... thus, from this very fact, that I know I exist, and that meanwhile I notice nothing else to pertain to my nature or essence, except this alone that I am a thinking thing, I rightly conclude that my essence consists in this one [thing] that I am a thinking thing. And although probably (or rather, as I will afterward say, certainly) I have a body, which is very closely conjoined to me, because nevertheless on the one hand I have a clear and distinct idea of myself, in so far as I am only a thinking thing, not extended; and on the other hand, I have a distinct idea of body, in so far as it is only an extended thing, not thinking, it is certain that I am really distinct from my body and can exist apart from it. (Cottingham J. Stoothoff R., and D. Murdoch II54)

For Descartes animals and the natural world were little more than mechanical functioning entities which had no relationship to the essence of what it means to be human.

The animal was a pure machine so made by God as to seem to be actuated thinking--consciousness -- but really not so actuated. But if the animals could be thought of as machines, why then was it not possible for human beings to be so conceived also? (Boas 96/97)

This extreme dualism has certain implications which have had a profound effect on modern thought and life -- particularly with reference to the relationship between humanity and the environment.

Cartesian implications

The disparities in worldview between Descartes and Aquinas reflect many of the critical points of conflict in modern thought and society today. There is a plethora of literature pertaining to the after-effects of Cartesian dualism. Many critics claim that Descartes" views initiated a mode of thought and a pattern of modern consciousness that was to include a justification for the industrialization and mechanization of the world. His philosophy is also associated with a denial of the integrity of all life that characterized many of the cultural and social events of the nineteenth and twentieth centuries.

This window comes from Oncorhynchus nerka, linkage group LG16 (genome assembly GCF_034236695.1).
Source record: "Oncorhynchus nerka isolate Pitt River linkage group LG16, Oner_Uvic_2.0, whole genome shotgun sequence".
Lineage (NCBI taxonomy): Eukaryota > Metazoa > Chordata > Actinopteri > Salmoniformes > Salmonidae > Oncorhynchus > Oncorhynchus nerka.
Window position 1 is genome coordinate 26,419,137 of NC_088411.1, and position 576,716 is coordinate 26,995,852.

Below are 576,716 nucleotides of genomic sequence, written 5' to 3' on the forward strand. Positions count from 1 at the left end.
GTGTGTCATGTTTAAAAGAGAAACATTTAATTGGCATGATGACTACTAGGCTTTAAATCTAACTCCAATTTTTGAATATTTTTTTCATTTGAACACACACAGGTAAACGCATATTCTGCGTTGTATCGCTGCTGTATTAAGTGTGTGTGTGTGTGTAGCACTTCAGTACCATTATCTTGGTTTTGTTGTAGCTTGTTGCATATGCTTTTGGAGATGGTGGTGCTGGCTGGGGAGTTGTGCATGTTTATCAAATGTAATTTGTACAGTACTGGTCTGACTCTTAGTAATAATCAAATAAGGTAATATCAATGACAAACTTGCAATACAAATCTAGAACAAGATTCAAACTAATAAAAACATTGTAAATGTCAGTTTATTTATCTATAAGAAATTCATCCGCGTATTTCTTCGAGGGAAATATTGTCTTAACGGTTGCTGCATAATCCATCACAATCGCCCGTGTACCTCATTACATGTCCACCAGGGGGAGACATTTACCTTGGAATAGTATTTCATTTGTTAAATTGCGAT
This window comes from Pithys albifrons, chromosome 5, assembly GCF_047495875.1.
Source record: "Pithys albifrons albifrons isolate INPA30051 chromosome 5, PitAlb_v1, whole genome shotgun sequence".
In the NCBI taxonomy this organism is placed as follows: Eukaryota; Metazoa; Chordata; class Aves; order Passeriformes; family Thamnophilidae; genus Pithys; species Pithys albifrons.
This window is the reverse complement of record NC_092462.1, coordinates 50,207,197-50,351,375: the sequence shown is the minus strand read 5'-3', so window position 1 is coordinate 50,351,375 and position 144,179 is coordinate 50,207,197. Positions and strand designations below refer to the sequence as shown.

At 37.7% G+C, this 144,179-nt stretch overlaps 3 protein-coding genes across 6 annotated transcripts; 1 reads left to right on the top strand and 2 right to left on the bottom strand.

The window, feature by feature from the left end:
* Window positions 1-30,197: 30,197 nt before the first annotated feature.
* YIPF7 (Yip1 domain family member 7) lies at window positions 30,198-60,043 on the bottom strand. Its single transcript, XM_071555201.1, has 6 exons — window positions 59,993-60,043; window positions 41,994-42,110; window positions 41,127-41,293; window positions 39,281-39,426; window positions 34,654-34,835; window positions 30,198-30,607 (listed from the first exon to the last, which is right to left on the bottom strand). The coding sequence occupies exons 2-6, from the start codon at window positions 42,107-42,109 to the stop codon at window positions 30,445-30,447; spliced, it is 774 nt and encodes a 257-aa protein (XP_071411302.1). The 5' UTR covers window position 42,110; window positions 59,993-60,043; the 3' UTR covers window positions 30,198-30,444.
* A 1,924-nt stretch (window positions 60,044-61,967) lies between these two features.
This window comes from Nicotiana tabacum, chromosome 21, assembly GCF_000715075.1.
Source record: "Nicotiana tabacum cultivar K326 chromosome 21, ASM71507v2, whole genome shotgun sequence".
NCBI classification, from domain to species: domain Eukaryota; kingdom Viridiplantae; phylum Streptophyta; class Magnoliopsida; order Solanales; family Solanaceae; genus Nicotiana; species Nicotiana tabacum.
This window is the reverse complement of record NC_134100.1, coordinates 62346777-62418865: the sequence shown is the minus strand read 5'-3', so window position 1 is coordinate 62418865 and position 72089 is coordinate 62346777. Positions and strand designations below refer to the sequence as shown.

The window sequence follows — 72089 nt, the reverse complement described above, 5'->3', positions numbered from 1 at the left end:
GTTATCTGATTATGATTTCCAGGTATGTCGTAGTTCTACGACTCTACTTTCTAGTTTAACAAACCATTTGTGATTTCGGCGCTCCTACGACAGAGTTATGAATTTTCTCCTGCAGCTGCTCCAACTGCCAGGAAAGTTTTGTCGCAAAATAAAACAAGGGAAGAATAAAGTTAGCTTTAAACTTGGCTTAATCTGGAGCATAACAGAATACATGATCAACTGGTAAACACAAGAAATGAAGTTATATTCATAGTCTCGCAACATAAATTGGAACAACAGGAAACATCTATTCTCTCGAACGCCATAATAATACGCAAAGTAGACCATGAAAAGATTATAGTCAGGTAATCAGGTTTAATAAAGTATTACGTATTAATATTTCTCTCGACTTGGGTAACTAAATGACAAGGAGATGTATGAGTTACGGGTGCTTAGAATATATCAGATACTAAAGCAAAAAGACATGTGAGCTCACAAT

In contrast to Aquinas, the Cartesian worldview - to a large extent -- divided human consciousness and laid the foundations for a mode of thought that many claim to have had negative effects: for example, the uncaring attitude towards the environment and the increase in pollution. Of course the blame for many social ills and uncaring actions cannot be directly attributed to Descartes. However, there is a certain amount of truth in the claim that his extreme dualism initiated other processes and philosophies which ultimately divided the human mind from the world around it and also from its own biology.

Gilbert Ryle describes the dualism of Descartes as "the myth of the ghost in the machine." Ryle continues that the body is seen as "a ghost; that is, an immaterial substance. It also describes the body as a machine." (The Argument for Mind/Body) The idea of the body as a machine or as mechanism has a familiar contemporary ring to it; in fact to a large extent it is a concept that forms the foundation of modern medical science -- or such was the case until fairly recently. There are many medical practitioners who have realized that this view can be interpreted as limiting or distorting the human being. Many doctors are resorting to more holistic and natural medical practices. There are also many others who view this dualism in an extremely negative light and see it as one of the causes of both social and psychological ills in the contemporary world.

In short, there really is no social world at all; that is, no world of shared meanings or ideas. Even such things as language are mere 'noises' which private minds each 'interpret' on their own. There is no genuine connection between people. This is extremely problematic from a sociological point-of-view. (ibid)

This dualism is being confronted today on many levels -- especially in the philosophical arena where the poststructuralist and deconstructionist movements have been questioning the validity of a rigid and dualistic interpretation of reality.


Anscombe E. And Geach P. ( Trans) Rene Descartes .'Reply to the Fourth Set of Objections," reprinted in Descartes' Philosophical Writings, (Indianapolis: Bobbs-Merrill,1971).

Brinton, Crane. Ideas and Men: The Story of Western Thought. Englewood Cliffs, NJ: Prentice-Hall, 1963.

Blackburn, Simon. The Oxford Dictionary of Philosophy. Oxford, UK:… [END OF PREVIEW] . . . READ MORE